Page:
Step 4: Increase PHP memory limit

If you are not on shared hosting and have access to PHP configuration, you can increase memory limit using these steps:

Upload this file to your public_html directory using FTP and open it in browser, it will show the location of php.ini.

2. Once you find the php.ini file, you want to open it in your favorite text editor (vim/nano/etc.).

3. The line you are looking to edit is called the memory_limit. It will look similar to the following:

In this example, the memory limit is set to 128MB. If you wanted to change it to 192MB or 256MB or whatever, you just need to change this line. Once you have this line set appropriately, save and exit your php.ini file.

4. If you are using php-fpm, restart PHP.

5. Restart your web server.

Step 5: Are file permissions incorrect?

This is a rare cause of white screen of death, but some hosts have unusual file permission requirements that may lead to a white screen if set incorrectly. Most hosts will use permissions 755 for directories and 644 for files.

To apply these permissions to all files, follow this:

Open Filezilla
Right click on public_html or the root folder of your website
Enter 755 or the required permissions into the ‘Numeric value’ box provided
Click ‘Recurse into subdirectories
Press OK

Now that all files and directories have 755 permissions set, let’s change them to 644 but only for files this time.

Right click on public_html or the root folder of your website
Enter 644 or the required permissions into the ‘Numeric value’ box provided
Click ‘Recurse into subdirectories
Make sure ‘Apply to file only’ is selected
Press OK

If you have ssh access, you can enter following commands to quickly update permissions for all files and directories:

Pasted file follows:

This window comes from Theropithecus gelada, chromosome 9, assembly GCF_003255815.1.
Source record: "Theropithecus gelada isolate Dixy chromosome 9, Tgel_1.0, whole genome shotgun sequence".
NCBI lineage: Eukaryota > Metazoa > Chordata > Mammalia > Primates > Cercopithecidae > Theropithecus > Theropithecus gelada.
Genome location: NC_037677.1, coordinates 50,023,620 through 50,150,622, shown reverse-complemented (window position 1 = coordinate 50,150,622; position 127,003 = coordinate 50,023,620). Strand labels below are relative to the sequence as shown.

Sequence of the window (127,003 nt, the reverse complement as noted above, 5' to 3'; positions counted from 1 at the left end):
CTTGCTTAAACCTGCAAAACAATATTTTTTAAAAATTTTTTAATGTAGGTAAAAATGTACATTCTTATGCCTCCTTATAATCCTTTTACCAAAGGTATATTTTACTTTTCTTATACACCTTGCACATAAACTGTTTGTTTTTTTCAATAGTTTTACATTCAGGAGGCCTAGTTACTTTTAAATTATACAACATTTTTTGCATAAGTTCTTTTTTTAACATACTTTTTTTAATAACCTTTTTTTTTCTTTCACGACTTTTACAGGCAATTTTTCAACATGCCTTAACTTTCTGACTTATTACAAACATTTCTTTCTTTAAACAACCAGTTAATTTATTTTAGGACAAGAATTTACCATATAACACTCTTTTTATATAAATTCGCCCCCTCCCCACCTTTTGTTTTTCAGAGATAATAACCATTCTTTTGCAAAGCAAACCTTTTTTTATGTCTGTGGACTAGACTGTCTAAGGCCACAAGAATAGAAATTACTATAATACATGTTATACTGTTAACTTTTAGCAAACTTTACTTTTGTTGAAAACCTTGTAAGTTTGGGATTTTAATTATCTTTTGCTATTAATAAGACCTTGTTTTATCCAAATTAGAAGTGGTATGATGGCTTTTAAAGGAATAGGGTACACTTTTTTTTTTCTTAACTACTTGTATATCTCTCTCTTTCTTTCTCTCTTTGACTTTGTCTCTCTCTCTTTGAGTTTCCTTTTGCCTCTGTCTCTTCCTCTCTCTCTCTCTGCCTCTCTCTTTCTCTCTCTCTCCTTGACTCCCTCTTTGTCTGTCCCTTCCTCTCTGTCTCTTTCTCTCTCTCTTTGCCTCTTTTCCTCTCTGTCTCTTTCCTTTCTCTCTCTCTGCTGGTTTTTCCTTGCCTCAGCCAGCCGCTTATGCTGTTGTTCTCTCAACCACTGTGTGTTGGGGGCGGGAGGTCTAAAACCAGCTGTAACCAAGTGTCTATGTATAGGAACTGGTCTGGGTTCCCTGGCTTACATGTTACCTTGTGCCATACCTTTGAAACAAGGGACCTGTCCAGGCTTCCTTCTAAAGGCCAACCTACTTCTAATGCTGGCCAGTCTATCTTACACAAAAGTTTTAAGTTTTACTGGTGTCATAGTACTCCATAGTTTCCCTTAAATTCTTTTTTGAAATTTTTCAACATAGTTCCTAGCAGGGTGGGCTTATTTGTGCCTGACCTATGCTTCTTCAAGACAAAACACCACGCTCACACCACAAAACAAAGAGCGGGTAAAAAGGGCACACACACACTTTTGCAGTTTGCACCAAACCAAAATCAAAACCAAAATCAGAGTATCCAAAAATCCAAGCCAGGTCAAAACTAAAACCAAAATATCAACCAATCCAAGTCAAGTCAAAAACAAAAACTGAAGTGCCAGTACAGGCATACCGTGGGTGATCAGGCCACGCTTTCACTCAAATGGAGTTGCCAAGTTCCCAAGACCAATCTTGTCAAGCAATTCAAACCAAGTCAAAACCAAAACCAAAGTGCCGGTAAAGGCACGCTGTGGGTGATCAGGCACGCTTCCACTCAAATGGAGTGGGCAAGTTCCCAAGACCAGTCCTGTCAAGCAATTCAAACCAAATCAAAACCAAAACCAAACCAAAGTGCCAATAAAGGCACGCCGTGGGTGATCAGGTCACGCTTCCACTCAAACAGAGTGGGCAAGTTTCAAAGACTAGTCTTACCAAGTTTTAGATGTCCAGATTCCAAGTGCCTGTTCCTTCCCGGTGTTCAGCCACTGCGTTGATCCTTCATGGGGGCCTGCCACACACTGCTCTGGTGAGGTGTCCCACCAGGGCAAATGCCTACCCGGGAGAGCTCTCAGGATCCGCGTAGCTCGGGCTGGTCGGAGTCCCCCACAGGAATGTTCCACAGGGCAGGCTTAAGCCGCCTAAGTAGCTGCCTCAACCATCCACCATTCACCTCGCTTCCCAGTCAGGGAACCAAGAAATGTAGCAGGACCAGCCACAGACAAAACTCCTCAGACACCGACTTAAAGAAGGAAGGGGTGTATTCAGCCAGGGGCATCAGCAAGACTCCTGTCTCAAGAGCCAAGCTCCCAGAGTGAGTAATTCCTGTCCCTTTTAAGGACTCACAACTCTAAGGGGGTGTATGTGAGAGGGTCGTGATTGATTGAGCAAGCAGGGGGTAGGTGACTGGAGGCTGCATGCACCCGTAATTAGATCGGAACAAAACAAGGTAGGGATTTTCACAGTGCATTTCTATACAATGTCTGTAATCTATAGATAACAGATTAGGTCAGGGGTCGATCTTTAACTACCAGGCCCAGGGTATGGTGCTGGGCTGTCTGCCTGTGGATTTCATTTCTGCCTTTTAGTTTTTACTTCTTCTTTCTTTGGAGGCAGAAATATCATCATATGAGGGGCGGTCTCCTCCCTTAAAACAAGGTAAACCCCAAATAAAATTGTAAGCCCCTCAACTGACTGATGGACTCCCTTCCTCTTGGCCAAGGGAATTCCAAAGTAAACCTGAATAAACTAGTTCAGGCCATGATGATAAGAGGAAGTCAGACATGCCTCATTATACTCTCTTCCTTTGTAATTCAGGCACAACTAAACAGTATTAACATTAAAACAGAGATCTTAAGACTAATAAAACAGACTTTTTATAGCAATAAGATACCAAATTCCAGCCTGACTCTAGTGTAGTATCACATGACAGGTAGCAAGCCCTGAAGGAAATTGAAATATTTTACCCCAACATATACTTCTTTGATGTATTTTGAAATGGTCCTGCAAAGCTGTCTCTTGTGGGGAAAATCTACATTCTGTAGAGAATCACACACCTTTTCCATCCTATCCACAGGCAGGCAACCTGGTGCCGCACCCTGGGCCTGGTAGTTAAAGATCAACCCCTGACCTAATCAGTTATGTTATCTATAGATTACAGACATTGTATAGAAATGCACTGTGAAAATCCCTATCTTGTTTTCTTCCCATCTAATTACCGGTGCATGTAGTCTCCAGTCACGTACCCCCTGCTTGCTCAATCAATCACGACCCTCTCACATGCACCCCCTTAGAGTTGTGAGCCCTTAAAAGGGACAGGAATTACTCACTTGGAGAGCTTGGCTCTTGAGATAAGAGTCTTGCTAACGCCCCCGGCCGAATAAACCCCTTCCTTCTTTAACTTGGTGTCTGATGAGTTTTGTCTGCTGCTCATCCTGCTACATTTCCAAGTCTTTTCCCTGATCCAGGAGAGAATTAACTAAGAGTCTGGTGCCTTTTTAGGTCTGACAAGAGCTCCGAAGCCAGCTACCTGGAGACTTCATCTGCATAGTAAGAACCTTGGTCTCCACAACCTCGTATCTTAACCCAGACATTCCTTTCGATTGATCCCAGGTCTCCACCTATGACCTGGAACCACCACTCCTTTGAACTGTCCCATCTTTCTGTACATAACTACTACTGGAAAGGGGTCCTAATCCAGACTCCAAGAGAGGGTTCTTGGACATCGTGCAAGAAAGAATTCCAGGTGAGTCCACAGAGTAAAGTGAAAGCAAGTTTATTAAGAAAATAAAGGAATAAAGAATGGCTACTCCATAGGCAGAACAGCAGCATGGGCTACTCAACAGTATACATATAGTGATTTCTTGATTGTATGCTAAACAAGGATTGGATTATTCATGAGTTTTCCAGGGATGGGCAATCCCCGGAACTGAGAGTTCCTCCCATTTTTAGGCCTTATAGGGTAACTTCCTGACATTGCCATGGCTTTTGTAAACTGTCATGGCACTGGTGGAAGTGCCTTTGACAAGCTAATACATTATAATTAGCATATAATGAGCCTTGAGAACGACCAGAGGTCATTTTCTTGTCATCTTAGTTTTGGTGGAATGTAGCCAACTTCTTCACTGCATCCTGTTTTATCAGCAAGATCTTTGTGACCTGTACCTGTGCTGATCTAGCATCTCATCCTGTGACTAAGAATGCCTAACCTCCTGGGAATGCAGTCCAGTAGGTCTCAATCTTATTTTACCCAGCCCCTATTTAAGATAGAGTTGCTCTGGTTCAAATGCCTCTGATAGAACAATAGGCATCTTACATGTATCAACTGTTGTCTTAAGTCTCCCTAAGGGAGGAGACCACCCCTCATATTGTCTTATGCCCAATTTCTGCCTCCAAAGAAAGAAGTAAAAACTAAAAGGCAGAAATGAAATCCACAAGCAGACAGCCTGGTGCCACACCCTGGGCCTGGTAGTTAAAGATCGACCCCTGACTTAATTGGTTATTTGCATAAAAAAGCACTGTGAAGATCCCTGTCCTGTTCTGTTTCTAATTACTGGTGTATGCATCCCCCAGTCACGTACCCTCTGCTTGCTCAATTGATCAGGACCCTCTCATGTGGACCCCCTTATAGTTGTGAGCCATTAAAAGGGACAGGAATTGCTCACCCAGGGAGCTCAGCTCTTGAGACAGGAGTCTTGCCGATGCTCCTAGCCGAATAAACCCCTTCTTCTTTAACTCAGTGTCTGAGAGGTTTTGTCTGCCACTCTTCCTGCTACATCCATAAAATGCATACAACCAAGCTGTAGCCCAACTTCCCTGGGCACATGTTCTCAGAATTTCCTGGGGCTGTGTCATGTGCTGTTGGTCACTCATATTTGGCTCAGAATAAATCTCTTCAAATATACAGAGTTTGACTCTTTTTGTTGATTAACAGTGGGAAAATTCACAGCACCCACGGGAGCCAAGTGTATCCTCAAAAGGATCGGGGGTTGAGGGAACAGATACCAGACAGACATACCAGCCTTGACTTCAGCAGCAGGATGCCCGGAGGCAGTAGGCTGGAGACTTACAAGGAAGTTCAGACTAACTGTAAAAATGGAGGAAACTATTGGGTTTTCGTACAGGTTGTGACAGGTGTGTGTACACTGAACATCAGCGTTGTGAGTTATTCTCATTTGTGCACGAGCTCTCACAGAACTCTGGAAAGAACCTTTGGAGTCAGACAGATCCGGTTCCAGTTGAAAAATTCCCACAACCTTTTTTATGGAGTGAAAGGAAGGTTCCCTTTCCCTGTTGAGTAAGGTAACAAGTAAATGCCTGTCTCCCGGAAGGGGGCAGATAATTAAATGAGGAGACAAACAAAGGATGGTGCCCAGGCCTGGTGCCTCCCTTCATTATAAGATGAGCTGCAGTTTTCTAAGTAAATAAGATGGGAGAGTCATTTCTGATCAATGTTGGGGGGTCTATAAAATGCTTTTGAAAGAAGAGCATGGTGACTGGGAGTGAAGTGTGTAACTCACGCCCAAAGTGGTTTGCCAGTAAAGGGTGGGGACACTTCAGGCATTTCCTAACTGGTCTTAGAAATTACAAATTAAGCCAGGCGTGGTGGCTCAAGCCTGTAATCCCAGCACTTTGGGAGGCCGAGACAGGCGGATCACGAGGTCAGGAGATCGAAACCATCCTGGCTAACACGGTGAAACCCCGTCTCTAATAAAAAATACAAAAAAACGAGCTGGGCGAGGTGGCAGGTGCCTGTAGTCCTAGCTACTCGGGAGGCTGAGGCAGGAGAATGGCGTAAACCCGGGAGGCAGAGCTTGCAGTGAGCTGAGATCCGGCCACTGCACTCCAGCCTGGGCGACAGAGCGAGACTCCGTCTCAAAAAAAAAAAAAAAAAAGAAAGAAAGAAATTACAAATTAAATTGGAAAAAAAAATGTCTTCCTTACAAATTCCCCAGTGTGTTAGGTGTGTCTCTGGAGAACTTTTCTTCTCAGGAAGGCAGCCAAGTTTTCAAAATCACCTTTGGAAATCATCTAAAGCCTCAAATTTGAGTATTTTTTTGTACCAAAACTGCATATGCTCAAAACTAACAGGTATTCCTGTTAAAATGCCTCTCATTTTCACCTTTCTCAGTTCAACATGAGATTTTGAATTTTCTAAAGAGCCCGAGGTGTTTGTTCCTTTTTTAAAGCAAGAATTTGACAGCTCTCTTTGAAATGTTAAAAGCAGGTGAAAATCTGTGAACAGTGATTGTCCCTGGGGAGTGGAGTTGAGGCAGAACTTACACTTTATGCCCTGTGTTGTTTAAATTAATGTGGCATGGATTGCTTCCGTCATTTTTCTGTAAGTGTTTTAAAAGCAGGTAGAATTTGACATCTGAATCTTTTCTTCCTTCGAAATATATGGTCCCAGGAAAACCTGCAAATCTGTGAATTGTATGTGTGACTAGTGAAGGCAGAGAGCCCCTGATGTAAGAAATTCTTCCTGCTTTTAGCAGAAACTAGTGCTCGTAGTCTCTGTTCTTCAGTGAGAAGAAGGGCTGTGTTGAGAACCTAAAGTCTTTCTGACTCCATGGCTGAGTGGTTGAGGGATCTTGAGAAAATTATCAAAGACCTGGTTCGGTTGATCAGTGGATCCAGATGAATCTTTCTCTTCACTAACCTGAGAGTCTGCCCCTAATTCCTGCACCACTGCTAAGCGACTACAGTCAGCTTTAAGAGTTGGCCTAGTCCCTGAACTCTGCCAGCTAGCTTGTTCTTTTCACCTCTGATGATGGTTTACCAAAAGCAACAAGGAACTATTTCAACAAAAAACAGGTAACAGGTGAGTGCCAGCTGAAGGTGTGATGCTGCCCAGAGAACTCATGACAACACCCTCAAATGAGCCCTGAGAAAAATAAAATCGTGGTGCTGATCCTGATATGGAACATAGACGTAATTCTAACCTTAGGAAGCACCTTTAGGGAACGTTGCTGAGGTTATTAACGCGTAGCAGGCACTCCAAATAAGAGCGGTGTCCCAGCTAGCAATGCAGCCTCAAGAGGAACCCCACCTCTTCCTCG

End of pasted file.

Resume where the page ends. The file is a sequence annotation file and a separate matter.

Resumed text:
Conclusion:

Steps listed in this article on how to fix wordpress white screen of death should get your site working. If you are still facing issues, it’s time to get in touch with your hosting company’s support team.

fix wordpress white screen of death - know how to fix wordpress white screen of death

 

   Send article as PDF   

Comments 58

  1. Ciaran Connolly January 25, 2017
  2. Karabo Mokgoko January 29, 2017
  3. Alex Raby February 15, 2017
  4. Alex Raby February 16, 2017
    • Nestify Team February 16, 2017
  5. Paulo Henrique February 22, 2017
    • Nestify Team February 22, 2017
  6. Tom Robertshaw March 2, 2017
  7. Nestify Team March 2, 2017
  8. Joshua Otwell March 10, 2017
  9. Daniel Peter March 18, 2017
  10. Katie Brown March 20, 2017
    • Nestify Team March 20, 2017
      • Katie Brown March 20, 2017
  11. Sven Philipsen March 26, 2017
  12. Jason Yingling April 2, 2017
    • Nestify Team April 2, 2017
  13. Espree Devora April 10, 2017
  14. Brian Evans April 13, 2017
  15. Jose Soulard April 18, 2017
    • Nestify Team April 18, 2017
  16. Ron Markezich April 23, 2017
  17. Wils Bell April 26, 2017
    • Nestify Team April 26, 2017
  18. Shannon Eckroth April 29, 2017
    • Nestify Team April 29, 2017
  19. Harry Goaz May 2, 2017
    • Nestify Team May 2, 2017
  20. Harry Goaz May 2, 2017
    • Nestify Team May 2, 2017
      • Harry Goaz May 2, 2017
        • Nestify Team May 2, 2017
          • Harry Goaz May 3, 2017
  21. Nestify Team May 3, 2017
  22. NICHOLAS SOPER May 7, 2017
    • Nestify Team May 7, 2017
  23. Matt Roberts May 15, 2017
    • Nestify Team May 15, 2017
  24. Donald May 18, 2017
  25. Mindy Iannelli May 21, 2017
    • Nestify Team May 21, 2017
  26. Joe Gallant May 25, 2017
  27. Kevin Eberle May 30, 2017
  28. Nicholas Soper June 4, 2017
    • Nestify Team June 4, 2017
  29. Eileen Kelly June 9, 2017
    • Nestify Team June 9, 2017
  30. Denise Wakeman June 16, 2017
    • Nestify Team June 16, 2017
  31. Taylor Otwell June 23, 2017
    • Nestify Team June 23, 2017
  32. Chris Wiegman July 2, 2017
  33. Jeff Suderman July 6, 2017
  34. Naguib Sawiris July 15, 2017
    • Nestify Team July 15, 2017
  35. Josh Begley August 15, 2017
  36. Kristin Zweig September 3, 2017
    • Nestify Team September 3, 2017

Leave a Reply